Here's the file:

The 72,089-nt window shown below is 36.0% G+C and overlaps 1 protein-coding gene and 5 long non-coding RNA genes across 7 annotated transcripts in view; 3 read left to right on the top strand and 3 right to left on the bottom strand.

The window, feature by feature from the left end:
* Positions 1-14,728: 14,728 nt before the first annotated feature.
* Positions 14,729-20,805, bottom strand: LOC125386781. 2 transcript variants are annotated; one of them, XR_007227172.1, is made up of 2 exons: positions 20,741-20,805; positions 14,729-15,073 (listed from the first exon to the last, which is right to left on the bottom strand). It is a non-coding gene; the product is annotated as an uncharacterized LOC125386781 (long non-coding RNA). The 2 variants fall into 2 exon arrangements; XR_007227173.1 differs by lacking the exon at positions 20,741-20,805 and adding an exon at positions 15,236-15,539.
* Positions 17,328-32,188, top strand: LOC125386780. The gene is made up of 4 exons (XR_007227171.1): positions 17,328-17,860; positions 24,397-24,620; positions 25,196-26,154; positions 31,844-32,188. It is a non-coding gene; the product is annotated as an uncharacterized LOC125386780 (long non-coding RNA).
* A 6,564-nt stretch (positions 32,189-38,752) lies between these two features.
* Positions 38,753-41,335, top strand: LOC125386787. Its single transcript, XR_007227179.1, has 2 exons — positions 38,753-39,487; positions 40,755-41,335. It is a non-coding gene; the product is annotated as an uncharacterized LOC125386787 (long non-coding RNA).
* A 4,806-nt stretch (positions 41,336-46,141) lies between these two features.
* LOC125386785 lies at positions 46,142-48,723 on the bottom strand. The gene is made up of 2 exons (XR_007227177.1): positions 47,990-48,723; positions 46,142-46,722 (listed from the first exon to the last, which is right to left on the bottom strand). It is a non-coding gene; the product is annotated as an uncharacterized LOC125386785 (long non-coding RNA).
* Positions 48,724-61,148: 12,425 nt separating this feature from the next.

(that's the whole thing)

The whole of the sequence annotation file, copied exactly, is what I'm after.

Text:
The 72,089-nt window shown below is 36.0% G+C and overlaps 1 protein-coding gene and 5 long non-coding RNA genes across 7 annotated transcripts in view; 3 read left to right on the top strand and 3 right to left on the bottom strand.

The window, feature by feature from the left end:
* Positions 1-14,728: 14,728 nt before the first annotated feature.
* Positions 14,729-20,805, bottom strand: LOC125386781. 2 transcript variants are annotated; one of them, XR_007227172.1, is made up of 2 exons: positions 20,741-20,805; positions 14,729-15,073 (listed from the first exon to the last, which is right to left on the bottom strand). It is a non-coding gene; the product is annotated as an uncharacterized LOC125386781 (long non-coding RNA). The 2 variants fall into 2 exon arrangements; XR_007227173.1 differs by lacking the exon at positions 20,741-20,805 and adding an exon at positions 15,236-15,539.
* Positions 17,328-32,188, top strand: LOC125386780. The gene is made up of 4 exons (XR_007227171.1): positions 17,328-17,860; positions 24,397-24,620; positions 25,196-26,154; positions 31,844-32,188. It is a non-coding gene; the product is annotated as an uncharacterized LOC125386780 (long non-coding RNA).
* A 6,564-nt stretch (positions 32,189-38,752) lies between these two features.
* Positions 38,753-41,335, top strand: LOC125386787. Its single transcript, XR_007227179.1, has 2 exons — positions 38,753-39,487; positions 40,755-41,335. It is a non-coding gene; the product is annotated as an uncharacterized LOC125386787 (long non-coding RNA).
* A 4,806-nt stretch (positions 41,336-46,141) lies between these two features.
* LOC125386785 lies at positions 46,142-48,723 on the bottom strand. The gene is made up of 2 exons (XR_007227177.1): positions 47,990-48,723; positions 46,142-46,722 (listed from the first exon to the last, which is right to left on the bottom strand). It is a non-coding gene; the product is annotated as an uncharacterized LOC125386785 (long non-coding RNA).
* Positions 48,724-61,148: 12,425 nt separating this feature from the next.